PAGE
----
"How is that man named?" said Ailill. "Not hard, Eocho Bec, the king of Cliu." They entered the Liss (outer court), and the royal house; welcome was given to them, he remained there three days and three nights at the feasting.]
"What manner of gift is it that thou desirest?" said Eocho. "Nothing less than a gift of milking-kine," said Ailill. "There is no superfluity of these in my land," said Eocho; "I have forty fosterlings, sons of the kings of Munster, to bring them up (to manhood); they are here in my company, there are forty cows to supply the needs of these, to supply my own needs are seven times twenty milch-cows [there are fifty men for this cause watching over them].
"Let me have from thee," said Ailill, "one cow from each farmer who is under thy lordship as my share; moreover I will yield thee assistance if at any time thou art oppressed by superior might." "Thus let it be as thou sayest," said Eocho; "moreover, they shall come to thee this very day."
For three days and three nights they were hospitably entertained by Ailill and Medb, and then they departed homewards, till they met the sons of Glaschu, who came from Irross Donnan (the peninsula of Donnan, now Mayo); the number of those who met them was seven times twenty men, and they set themselves to attack each other, and to strive with each other in combat, and [at the island of O'Conchada (Inse Ua Conchada)] they fought together. In that place fell the forty sons of kings round Eocho Bec, and that news was spread abroad over all the land of Ireland, so that four times twenty kings' sons, of the youths of Munster, died, sorrowing for the deaths of these princes.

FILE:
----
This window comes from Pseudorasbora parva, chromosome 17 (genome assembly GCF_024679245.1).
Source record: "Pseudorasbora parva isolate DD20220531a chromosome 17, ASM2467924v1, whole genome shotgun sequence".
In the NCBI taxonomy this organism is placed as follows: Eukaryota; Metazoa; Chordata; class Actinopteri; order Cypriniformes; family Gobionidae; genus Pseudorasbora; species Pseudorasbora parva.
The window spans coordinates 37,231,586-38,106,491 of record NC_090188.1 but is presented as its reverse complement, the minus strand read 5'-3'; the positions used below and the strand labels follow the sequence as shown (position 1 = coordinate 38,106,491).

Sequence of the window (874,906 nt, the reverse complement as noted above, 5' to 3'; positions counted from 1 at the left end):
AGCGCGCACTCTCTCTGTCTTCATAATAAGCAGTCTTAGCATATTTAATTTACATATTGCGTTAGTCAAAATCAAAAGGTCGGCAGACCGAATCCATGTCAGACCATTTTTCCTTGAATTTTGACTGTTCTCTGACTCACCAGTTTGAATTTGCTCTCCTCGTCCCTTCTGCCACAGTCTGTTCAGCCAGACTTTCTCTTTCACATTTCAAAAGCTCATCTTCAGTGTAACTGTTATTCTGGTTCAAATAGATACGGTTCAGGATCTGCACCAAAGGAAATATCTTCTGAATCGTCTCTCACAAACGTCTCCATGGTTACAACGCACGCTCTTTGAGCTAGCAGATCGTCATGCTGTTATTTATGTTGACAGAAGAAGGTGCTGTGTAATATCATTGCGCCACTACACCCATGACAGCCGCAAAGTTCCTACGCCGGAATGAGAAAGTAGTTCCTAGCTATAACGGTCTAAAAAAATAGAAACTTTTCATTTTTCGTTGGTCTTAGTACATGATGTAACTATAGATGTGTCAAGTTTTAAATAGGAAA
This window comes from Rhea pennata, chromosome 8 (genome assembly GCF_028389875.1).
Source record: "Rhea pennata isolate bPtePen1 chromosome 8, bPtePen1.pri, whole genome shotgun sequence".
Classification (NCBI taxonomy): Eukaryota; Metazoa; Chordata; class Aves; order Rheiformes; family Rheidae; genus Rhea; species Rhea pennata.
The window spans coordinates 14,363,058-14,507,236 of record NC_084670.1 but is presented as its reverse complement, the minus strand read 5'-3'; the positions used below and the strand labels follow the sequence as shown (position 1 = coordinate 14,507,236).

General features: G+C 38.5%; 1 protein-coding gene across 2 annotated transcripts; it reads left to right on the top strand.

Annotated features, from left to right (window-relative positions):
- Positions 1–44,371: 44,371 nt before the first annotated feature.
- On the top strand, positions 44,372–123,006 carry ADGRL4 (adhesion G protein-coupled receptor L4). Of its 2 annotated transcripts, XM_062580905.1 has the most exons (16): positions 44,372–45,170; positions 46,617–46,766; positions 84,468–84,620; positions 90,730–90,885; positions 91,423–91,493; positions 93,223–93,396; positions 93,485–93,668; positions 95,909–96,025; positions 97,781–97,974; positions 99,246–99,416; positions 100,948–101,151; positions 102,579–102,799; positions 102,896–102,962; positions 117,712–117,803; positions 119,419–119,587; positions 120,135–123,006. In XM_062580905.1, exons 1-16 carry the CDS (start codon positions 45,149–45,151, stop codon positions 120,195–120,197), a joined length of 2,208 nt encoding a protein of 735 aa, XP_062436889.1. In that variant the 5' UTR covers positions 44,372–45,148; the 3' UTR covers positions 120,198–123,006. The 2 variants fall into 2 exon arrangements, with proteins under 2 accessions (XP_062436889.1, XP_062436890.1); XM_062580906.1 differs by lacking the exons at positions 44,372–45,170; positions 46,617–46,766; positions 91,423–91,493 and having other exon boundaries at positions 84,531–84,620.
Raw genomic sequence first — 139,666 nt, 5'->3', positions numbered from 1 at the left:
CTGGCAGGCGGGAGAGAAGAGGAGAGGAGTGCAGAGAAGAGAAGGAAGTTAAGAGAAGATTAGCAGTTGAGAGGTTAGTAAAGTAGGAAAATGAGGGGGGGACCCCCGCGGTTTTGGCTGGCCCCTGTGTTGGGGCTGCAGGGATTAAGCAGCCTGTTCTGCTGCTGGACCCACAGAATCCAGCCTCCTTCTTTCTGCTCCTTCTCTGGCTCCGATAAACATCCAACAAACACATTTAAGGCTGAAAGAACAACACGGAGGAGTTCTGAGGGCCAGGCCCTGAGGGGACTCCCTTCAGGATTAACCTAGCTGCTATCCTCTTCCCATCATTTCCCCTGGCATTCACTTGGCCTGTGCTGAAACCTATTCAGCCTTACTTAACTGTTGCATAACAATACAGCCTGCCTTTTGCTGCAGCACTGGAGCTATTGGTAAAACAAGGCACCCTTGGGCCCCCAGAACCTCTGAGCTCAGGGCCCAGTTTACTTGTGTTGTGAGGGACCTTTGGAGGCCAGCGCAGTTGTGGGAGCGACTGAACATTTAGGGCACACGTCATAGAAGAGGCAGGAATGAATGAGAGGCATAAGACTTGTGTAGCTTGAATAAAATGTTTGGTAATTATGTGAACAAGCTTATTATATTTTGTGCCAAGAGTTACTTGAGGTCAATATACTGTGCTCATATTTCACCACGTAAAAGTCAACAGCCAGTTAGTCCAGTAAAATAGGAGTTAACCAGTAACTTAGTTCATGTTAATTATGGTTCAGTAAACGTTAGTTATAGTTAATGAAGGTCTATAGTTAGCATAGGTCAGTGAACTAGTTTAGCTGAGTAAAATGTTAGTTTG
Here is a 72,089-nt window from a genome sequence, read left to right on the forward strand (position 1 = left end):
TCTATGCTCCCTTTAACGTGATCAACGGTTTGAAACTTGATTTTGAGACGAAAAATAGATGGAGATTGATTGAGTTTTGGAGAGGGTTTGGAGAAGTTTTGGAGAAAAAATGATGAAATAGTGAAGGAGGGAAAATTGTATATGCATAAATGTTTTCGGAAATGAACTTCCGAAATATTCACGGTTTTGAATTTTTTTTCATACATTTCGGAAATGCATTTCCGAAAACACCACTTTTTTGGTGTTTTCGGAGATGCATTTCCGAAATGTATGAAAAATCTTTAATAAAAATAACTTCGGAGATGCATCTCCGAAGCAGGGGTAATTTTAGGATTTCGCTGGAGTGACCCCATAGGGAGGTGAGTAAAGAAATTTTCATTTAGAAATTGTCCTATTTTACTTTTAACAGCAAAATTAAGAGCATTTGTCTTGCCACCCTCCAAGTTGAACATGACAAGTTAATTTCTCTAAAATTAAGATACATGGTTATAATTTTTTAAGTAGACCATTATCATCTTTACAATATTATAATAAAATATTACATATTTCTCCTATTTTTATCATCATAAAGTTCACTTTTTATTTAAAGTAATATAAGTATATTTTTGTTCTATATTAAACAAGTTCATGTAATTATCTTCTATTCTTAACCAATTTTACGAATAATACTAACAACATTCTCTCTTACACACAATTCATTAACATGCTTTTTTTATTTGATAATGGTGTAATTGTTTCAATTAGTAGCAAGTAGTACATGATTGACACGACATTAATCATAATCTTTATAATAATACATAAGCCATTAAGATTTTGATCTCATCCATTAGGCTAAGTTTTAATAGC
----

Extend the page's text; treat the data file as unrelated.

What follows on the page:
On another night, as Ailill lay in his sleep, upon his bed, he saw some thing, a young man and a woman, the fairest that could be found in Ireland. "Who are ye?" said Ailill. "Victory and Defeat are our names," she said. "Victory indeed is welcome to me, but not so Defeat," said Ailill. "Victory shall be thine in each form!" said she. ["What is the next thing after this that awaits us?" said Ailill. "Not hard to tell thee," said she] "let men march out from thy palace in the morning, that thou mayest win for thyself the cattle of Dartaid, the daughter of Eocho. Forty is the number of her milch-cows, it is thine own son, Orlam mac Ailill, whom she loves. Let Orlam prepare for his journey with a stately troop of valiant men, also forty sons of those kings who dwell in the land of Connaught; and by me shall be given to them the same equipment that the other youths had who fell in yon fight, bridles and garments and brooches; [early in the morning shall count of the treasure be made, and now we go to our own land," said she].
Then they depart from him, and forthwith they go to [Corp[FN#58] Liath (the Gray),] who was the son of Tassach. His castle was on the bank of the river Nemain, upon the northern side, he was a champion of renown for the guarding of the men of Munster; longer than his hand is the evil he hath wrought. To this man also they appeared, and "What are your names?" said he: "Tecmall and Coscrad (Gathering of Hosts, and Destruction)," said they. "Gathering of Hosts is indeed good," said Corp Liath, "an evil thing is destruction": "There will be no destruction for thee, and thou shalt destroy the sons of kings and nobles": "And what," said Corp Liath, "is the next thing to be done?"